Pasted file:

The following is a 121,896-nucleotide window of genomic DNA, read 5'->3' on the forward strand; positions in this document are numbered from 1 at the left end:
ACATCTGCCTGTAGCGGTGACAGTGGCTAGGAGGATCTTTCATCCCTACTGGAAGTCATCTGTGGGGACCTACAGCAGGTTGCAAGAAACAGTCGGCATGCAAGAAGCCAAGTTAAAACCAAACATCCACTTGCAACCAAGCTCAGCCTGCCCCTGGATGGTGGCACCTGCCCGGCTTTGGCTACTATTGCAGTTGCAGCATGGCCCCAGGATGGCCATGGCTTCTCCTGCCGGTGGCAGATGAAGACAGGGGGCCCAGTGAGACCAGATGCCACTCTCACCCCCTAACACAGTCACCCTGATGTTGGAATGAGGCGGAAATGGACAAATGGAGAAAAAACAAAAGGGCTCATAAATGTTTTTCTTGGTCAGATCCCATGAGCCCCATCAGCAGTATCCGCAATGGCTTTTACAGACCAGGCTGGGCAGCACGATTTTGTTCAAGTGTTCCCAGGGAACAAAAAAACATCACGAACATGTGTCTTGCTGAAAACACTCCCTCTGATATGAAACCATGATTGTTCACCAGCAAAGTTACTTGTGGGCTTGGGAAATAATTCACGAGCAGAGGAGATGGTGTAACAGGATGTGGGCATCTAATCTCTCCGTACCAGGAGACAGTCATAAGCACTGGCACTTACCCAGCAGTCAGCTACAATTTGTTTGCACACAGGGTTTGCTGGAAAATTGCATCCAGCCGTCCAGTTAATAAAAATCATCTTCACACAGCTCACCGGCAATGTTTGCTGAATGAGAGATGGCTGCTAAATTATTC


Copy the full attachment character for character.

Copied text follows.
The following is a 121,896-nucleotide window of genomic DNA, read 5'->3' on the forward strand; positions in this document are numbered from 1 at the left end:
ACATCTGCCTGTAGCGGTGACAGTGGCTAGGAGGATCTTTCATCCCTACTGGAAGTCATCTGTGGGGACCTACAGCAGGTTGCAAGAAACAGTCGGCATGCAAGAAGCCAAGTTAAAACCAAACATCCACTTGCAACCAAGCTCAGCCTGCCCCTGGATGGTGGCACCTGCCCGGCTTTGGCTACTATTGCAGTTGCAGCATGGCCCCAGGATGGCCATGGCTTCTCCTGCCGGTGGCAGATGAAGACAGGGGGCCCAGTGAGACCAGATGCCACTCTCACCCCCTAACACAGTCACCCTGATGTTGGAATGAGGCGGAAATGGACAAATGGAGAAAAAACAAAAGGGCTCATAAATGTTTTTCTTGGTCAGATCCCATGAGCCCCATCAGCAGTATCCGCAATGGCTTTTACAGACCAGGCTGGGCAGCACGATTTTGTTCAAGTGTTCCCAGGGAACAAAAAAACATCACGAACATGTGTCTTGCTGAAAACACTCCCTCTGATATGAAACCATGATTGTTCACCAGCAAAGTTACTTGTGGGCTTGGGAAATAATTCACGAGCAGAGGAGATGGTGTAACAGGATGTGGGCATCTAATCTCTCCGTACCAGGAGACAGTCATAAGCACTGGCACTTACCCAGCAGTCAGCTACAATTTGTTTGCACACAGGGTTTGCTGGAAAATTGCATCCAGCCGTCCAGTTAATAAAAATCATCTTCACACAGCTCACCGGCAATGTTTGCTGAATGAGAGATGGCTGCTAAATTATTC